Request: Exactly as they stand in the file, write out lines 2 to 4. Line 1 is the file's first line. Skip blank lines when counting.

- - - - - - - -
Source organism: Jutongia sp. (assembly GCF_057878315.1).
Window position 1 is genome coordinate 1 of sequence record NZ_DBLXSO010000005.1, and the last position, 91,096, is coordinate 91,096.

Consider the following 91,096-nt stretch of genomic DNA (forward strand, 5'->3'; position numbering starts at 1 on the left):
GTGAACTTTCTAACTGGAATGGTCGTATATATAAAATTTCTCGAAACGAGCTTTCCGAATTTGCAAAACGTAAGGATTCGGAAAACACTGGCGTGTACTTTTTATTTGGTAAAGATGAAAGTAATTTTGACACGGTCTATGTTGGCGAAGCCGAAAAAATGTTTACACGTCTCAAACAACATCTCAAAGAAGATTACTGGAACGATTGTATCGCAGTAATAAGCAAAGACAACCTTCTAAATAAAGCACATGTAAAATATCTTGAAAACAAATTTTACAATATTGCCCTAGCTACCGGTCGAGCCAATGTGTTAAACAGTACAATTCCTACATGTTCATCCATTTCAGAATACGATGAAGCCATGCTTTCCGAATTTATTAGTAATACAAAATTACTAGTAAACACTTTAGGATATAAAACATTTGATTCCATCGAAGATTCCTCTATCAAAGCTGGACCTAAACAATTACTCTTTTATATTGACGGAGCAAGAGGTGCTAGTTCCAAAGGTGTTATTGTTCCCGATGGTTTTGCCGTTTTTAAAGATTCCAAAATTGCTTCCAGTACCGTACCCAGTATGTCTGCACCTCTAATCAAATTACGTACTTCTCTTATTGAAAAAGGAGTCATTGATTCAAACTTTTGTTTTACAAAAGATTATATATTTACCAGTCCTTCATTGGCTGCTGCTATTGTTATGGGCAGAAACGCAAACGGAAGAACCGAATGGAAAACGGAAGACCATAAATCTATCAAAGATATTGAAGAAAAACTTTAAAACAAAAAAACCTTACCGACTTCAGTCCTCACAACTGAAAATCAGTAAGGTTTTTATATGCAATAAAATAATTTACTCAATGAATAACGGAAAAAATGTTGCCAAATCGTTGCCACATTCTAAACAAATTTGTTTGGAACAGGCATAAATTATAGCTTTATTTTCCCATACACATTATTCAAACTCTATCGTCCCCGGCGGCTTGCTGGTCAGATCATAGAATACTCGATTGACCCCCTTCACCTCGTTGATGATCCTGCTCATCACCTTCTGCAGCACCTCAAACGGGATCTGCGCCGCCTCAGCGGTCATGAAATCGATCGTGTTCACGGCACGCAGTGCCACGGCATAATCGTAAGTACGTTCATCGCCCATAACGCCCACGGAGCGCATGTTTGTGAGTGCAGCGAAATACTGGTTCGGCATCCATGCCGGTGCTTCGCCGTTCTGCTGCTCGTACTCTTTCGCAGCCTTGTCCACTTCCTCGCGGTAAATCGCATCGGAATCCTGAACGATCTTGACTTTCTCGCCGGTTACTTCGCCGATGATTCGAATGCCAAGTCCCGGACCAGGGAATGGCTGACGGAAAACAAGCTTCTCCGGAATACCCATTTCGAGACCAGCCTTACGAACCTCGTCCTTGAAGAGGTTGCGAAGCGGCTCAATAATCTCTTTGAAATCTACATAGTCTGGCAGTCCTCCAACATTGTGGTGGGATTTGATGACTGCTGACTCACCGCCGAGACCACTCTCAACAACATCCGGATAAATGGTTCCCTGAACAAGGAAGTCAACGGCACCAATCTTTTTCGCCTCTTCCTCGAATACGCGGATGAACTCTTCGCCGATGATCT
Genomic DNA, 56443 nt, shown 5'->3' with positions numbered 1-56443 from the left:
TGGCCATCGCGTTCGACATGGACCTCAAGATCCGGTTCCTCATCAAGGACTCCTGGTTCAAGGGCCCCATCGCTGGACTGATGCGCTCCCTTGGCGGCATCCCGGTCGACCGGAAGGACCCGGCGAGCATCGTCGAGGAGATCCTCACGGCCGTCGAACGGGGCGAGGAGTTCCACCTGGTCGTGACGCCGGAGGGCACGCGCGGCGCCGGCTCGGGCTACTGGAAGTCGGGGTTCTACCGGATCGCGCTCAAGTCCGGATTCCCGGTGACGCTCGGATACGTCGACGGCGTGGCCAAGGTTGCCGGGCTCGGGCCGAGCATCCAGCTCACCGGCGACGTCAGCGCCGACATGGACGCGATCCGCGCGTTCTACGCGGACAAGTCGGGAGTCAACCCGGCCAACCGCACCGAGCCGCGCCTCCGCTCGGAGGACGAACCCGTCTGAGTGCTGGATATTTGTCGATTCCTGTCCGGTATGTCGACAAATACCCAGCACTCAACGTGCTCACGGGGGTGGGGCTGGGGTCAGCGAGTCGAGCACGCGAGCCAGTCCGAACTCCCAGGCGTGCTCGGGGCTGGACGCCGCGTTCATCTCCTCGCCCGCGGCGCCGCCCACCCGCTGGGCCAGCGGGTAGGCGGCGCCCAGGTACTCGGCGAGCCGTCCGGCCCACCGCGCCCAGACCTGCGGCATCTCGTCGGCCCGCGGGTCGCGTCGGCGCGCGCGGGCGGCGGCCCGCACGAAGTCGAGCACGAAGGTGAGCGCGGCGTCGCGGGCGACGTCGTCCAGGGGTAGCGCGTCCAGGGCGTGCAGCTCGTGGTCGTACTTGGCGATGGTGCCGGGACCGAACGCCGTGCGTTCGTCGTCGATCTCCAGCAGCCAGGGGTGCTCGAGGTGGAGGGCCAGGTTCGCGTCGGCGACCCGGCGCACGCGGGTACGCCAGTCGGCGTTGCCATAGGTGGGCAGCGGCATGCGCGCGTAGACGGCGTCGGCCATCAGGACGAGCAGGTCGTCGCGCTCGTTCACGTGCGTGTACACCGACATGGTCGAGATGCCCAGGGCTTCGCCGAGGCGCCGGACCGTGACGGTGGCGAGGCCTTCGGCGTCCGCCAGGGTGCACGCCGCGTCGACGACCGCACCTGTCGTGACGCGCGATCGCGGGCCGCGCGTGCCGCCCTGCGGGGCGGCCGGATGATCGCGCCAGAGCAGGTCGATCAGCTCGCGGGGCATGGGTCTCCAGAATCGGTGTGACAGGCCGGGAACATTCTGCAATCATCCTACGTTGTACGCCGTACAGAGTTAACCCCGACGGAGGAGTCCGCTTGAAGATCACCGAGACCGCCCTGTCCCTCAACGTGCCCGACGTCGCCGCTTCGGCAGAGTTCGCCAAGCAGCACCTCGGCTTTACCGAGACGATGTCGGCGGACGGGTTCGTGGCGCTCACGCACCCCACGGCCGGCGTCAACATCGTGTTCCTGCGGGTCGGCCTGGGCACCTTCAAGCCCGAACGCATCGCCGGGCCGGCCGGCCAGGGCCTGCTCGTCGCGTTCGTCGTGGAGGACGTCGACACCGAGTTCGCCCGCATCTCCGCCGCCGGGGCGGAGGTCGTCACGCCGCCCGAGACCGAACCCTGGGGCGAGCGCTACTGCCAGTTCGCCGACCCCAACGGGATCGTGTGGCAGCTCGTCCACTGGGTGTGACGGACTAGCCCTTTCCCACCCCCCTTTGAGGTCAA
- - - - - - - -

Window position 1 is genome coordinate 1 of sequence record NZ_DBLXSO010000005.1, and the last position, 91,096, is coordinate 91,096.

Consider the following 91,096-nt stretch of genomic DNA (forward strand, 5'->3'; position numbering starts at 1 on the left):
GTGAACTTTCTAACTGGAATGGTCGTATATATAAAATTTCTCGAAACGAGCTTTCCGAATTTGCAAAACGTAAGGATTCGGAAAACACTGGCGTGTACTTTTTATTTGGTAAAGATGAAAGTAATTTTGACACGGTCTATGTTGGCGAAGCCGAAAAAATGTTTACACGTCTCAAACAACATCTCAAAGAAGATTACTGGAACGATTGTATCGCAGTAATAAGCAAAGACAACCTTCTAAATAAAGCACATGTAAAATATCTTGAAAACAAATTTTACAATATTGCCCTAGCTACCGGTCGAGCCAATGTGTTAAACAGTACAATTCCTACATGTTCATCCATTTCAGAATACGATGAAGCCATGCTTTCCGAATTTATTAGTAATACAAAATTACTAGTAAACACTTTAGGATATAAAACATTTGATTCCATCGAAGATTCCTCTATCAAAGCTGGACCTAAACAATTACTCTTTTATATTGACGGAGCAAGAGGTGCTAGTTCCAAAGGTGTTATTGTTCCCGATGGTTTTGCCGTTTTTAAAGATTCCAAAATTGCTTCCAGTACCGTACCCAGTATGTCTGCACCTCTAATCAAATTACGTACTTCTCTTATTGAAAAAGGAGTCATTGATTCAAACTTTTGTTTTACAAAAGATTATATATTTACCAGTCCTTCATTGGCTGCTGCTATTGTTATGGGCAGAAACGCAAACGGAAGAACCGAATGGAAAACGGAAGACCATAAATCTATCAAAGATATTGAAGAAAAACTTTAAAACAAAAAAACCTTACCGACTTCAGTCCTCACAACTGAAAATCAGTAAGGTTTTTATATGCAATAAAATAATTTACTCAATGAATAACGGAAAAAATGTTGCCAAATCGTTGCCACATTCTAAACAAATTTGTTTGGAACAGGCATAAATTATAGCTTTATTTTCCCATACACATTATTCAAACTCTATCGTCCCCGGCGGCTTGCTGGTCAGATCATAGAATACTCGATTGACCCCCTTCACCTCGTTGATGATCCTGCTCATCACCTTCTGCAGCACCTCAAACGGGATCTGCGCCGCCTCAGCGGTCATGAAATCGATCGTGTTCACGGCACGCAGTGCCACGGCATAATCGTAAGTACGTTCATCGCCCATAACGCCCACGGAGCGCATGTTTGTGAGTGCAGCGAAATACTGGTTCGGCATCCATGCCGGTGCTTCGCCGTTCTGCTGCTCGTACTCTTTCGCAGCCTTGTCCACTTCCTCGCGGTAAATCGCATCGGAATCCTGAACGATCTTGACTTTCTCGCCGGTTACTTCGCCGATGATTCGAATGCCAAGTCCCGGACCAGGGAATGGCTGACGGAAAACAAGCTTCTCCGGAATACCCATTTCGAGACCAGCCTTACGAACCTCGTCCTTGAAGAGGTTGCGAAGCGGCTCAATAATCTCTTTGAAATCTACATAGTCTGGCAGTCCTCCAACATTGTGGTGGGATTTGATGACTGCTGACTCACCGCCGAGACCACTCTCAACAACATCCGGATAAATGGTTCCCTGAACAAGGAAGTCAACGGCACCAATCTTTTTCGCCTCTTCCTCGAATACGCGGATGAACTCTTCGCCGATGATCT